Scanned image of the page. Keyboard directions: use + to zoom in, - to zoom out, arrow keys to pan inside the viewer.

Page Options

Download this Issue


Something wrong?

Something wrong with this page? Report problem.

Rights / Permissions

This collection, digitized in collaboration with the Michigan Daily and the Board for Student Publications, contains materials that are protected by copyright law. Access to these materials is provided for non-profit educational and research purposes. If you use an item from this collection, it is your responsibility to consider the work's copyright status and obtain any required permission.

October 22, 1972 - Image 4

Resource type:
Michigan Daily, 1972-10-22

Disclaimer: Computer generated plain text may have errors. Read more about this.







Number 65 Page Four

Sunday, October 22, 1972

A j










Daily Photo by ROLFE TESSEM

THRE is a perverse and dangerous notion
permeating the American consciousness
This notion is that something called "free en-
terprise" exists.
Of course, anyone who has taken an elemen-
tary course in economics, and most people who
have not, realize that free enterprise, in the
tradition, of Andrew Carnegie, John D. Rocke-
feller, and other turn-of-the-century industrial
magnates, no longer exists.
What with government regulation, oligopoly
control of key industries and so forth, the true
"free-market" has been relegated to the imagi-
nation of a few quixotic romantics.
But, there is still a deep-down conviction in
most of us that some key elements of the free
enterprise system are preserved in the conomic-
political structure of the country. There may be
a large amount of government interference in
business, and there may be a monopoly here
and there, but the basic values of free enter-

But competing in an'open market was rough
-you had to continually sell goods at the low-
est possible price, otherwise someone else would
underprice you and no one would buy from you
at all.
So it was natural that as soon as themost
aggressive little men became bigger, they took
steps to nullify the rigors of the open market.
A favorite tactic was for the biggest man in a
particular field to sell his product below cost
until everyone else 'Went out of business, on
the assumption that he could sustain losses
better than his smaller competitors. When ev-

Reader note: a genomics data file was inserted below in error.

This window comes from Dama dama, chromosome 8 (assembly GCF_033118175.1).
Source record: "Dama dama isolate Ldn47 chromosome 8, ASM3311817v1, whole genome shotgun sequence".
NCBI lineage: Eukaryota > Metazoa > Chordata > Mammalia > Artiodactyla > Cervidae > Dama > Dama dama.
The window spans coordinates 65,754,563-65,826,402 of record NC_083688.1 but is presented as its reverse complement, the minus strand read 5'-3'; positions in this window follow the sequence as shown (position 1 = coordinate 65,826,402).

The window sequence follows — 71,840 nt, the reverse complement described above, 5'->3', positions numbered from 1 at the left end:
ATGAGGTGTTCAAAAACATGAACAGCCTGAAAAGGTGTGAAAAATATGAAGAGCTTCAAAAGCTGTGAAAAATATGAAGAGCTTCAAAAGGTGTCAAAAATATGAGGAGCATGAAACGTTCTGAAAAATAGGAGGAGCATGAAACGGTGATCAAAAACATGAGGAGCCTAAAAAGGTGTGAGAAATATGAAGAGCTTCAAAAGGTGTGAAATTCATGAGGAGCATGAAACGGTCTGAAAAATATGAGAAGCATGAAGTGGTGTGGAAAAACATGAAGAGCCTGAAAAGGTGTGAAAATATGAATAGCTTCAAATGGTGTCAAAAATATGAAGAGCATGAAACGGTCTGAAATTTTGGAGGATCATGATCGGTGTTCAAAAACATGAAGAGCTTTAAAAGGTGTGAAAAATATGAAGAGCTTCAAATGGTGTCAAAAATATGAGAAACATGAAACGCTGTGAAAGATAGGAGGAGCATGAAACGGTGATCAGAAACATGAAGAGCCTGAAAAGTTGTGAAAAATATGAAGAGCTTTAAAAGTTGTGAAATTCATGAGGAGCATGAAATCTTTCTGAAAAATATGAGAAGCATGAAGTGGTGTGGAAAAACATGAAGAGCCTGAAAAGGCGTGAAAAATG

eryone else was out of the way, the big man
could raise his prices, and have the field all to
himself. Another tactic, was to fix prices with
competitors to avoid ruinous price competition.
IRUT AS THE big men managed to reduce com-
petition, a curious thing happened - the
more competition was destroyed, the louder
they trumpeted the virtue of free enterprise.
Thus, in 1898, as Andrew Carnegie was presid-
ing over the biggest steel monopoly in the
world, he was also saying "an open market-
place, free competition, and a business com-
munity free from the shackles of government
ensure that any man in America can become a
Free enterprise merged with the Protestant
Ethic, and money came to be regarded as a
moral good - it was a tangible symbol of its
possessor's dedication to hard work.
Ministers told their congregations that mon-
ey was God's reward for those who worked
hard and were good. Free enterprise soon ac-
quired a sacred cow status.
Of course, not everyone was getting rich. In
fact, many people were downright poor and liv-
ing on the edge of starvation. But it was their
own fault they were poor, since obviously any-
one could make it in the free enterprise sys-
tem if they worked hard enough.
What no one seemed to realize was that al-
though anyone could make it, everyone could
not. Suppose 100,people enter a race. Anyone
can finish in the top ten, but everyone cannot.
THE BIG industrialists feared, free enterprise
would be dealt a mortal blow when, short-
ly after the turn of the century, the govern-
ment began to push legislation to establish
regulatory agencies such as the Interstate
Commerce Commission and the Federal Trade
Commission. This was an encroachment on
their freedom.
The industrialists lost no time in raising
the spectre that the government would extend
its tenacles into every sphere of human activ-
ity, with control over where a person could